I’m quite torn here. I’d be semi-interested in playing it just to see how it actually works, because I don’t really get it (and in fairness, I've made no attempt to read any rules that aren't directly relevant to chargen). However, what I’ve seen here has been a bit offputting. I can’t imagine putting this in front of inexperienced players and expecting great enthusiasm. The fact that the rules are 44 pages long is a significant factor here. Maybe I’m just being pessimistic? It might be easier with a group bouncing ideas off each other. Maybe I was just overthinking things. I dunno, really.

Final word

The promise:

Inside, you’ll find a method for making fast, fun characters and simple systems to support whatever story you can dream up on the fly. With FAE, you can be playing in minutes.

While it's technically accurate, I don't feel like half an hour is exactly "minutes". Even twenty minutes is a bit long for that; I was expecting more like five to ten. On the "fast" score, then, FAE hasn't done that well this time. That being said, you can probably create your third character in ten minutes, when you aren't puzzled any more. There's clearly room for plenty of characterful characters, and it looks like a simple system to use once you actually understand it. On the whole, this seems like a basically okay set of rules (from my brief glance at them) that's undermined by an underwhelming quick start guide.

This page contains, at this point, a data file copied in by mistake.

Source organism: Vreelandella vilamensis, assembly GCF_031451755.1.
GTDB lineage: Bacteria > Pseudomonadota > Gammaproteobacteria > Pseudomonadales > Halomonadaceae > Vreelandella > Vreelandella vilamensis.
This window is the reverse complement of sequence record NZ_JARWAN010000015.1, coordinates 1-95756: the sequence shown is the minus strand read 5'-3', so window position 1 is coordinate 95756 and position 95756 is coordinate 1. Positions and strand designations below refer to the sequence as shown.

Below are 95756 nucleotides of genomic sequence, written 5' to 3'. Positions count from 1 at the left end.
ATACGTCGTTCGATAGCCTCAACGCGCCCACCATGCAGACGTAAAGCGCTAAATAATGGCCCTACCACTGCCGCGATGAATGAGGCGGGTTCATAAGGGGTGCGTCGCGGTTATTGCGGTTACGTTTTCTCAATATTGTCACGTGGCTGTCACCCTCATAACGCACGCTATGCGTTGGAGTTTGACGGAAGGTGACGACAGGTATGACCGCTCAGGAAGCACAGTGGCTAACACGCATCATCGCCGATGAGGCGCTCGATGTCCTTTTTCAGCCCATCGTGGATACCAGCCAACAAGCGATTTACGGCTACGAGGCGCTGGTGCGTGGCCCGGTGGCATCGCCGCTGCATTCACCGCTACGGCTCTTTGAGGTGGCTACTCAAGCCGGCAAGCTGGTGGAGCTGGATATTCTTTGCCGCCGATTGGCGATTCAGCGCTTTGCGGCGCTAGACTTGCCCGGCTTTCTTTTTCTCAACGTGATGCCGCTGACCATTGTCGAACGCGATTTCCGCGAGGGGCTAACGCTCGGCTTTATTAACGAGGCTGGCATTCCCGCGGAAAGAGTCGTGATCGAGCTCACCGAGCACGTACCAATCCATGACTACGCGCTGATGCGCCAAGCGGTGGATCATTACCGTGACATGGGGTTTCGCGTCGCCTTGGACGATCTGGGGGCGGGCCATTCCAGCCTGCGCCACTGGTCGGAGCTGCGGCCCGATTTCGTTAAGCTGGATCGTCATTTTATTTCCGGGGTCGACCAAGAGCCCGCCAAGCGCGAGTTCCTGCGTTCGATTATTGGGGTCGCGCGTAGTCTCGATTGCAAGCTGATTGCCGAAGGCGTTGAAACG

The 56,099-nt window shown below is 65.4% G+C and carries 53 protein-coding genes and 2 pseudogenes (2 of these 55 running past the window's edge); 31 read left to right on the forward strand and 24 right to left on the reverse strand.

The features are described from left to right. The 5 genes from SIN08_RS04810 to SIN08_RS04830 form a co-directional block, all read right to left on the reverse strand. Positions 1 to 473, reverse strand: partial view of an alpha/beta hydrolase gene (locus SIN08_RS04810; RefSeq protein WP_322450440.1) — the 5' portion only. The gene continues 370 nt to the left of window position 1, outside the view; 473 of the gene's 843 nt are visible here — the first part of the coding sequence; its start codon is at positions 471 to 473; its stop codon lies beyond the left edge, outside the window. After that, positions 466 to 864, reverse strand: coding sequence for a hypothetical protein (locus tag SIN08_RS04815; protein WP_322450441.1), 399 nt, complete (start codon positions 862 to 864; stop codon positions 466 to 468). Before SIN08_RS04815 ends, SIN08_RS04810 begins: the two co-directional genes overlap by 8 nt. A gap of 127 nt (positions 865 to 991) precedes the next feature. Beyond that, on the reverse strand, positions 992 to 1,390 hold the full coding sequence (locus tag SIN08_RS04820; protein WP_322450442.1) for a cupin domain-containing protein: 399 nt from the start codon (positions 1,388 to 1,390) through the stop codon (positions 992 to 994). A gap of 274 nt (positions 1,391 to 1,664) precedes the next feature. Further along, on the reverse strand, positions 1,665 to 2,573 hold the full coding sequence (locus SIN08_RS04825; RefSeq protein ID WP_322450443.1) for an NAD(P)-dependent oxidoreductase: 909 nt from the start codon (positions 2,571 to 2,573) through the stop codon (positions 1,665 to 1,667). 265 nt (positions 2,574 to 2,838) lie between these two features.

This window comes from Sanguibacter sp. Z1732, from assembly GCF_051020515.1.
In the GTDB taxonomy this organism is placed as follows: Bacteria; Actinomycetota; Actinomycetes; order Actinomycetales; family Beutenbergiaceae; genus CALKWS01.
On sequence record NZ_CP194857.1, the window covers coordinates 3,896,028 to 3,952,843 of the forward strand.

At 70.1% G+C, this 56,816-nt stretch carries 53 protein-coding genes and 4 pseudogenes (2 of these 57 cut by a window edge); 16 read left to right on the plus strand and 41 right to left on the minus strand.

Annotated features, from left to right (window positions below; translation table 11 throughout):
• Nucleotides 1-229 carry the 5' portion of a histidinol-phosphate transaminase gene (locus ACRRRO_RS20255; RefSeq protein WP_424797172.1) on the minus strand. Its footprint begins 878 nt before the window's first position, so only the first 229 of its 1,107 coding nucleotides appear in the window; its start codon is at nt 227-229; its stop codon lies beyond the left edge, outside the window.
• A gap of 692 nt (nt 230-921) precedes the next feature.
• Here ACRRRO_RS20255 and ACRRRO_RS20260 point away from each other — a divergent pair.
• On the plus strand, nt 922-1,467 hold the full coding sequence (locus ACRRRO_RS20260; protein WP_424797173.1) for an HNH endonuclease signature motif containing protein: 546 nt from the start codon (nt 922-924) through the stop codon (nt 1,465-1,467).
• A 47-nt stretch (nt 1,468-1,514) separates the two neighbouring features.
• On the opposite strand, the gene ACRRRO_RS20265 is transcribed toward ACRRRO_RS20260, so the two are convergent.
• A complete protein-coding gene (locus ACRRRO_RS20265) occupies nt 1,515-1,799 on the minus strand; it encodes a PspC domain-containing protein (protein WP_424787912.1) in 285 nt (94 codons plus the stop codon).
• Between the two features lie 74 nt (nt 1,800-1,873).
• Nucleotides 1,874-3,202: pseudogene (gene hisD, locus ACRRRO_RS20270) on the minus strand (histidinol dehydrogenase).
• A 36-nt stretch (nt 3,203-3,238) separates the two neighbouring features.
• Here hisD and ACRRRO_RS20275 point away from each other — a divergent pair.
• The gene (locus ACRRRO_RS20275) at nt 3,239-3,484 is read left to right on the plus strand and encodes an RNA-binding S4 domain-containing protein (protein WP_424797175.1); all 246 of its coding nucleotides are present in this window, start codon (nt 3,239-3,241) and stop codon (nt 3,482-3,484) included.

1. Embarrassingly, I hadn't actually read FAE very closely before making the recommendation - I just threw it out there because I knew that FATE had a fairly quick and easy traditional RPG system with modern bits, and I knew that FAE was the quickstart version.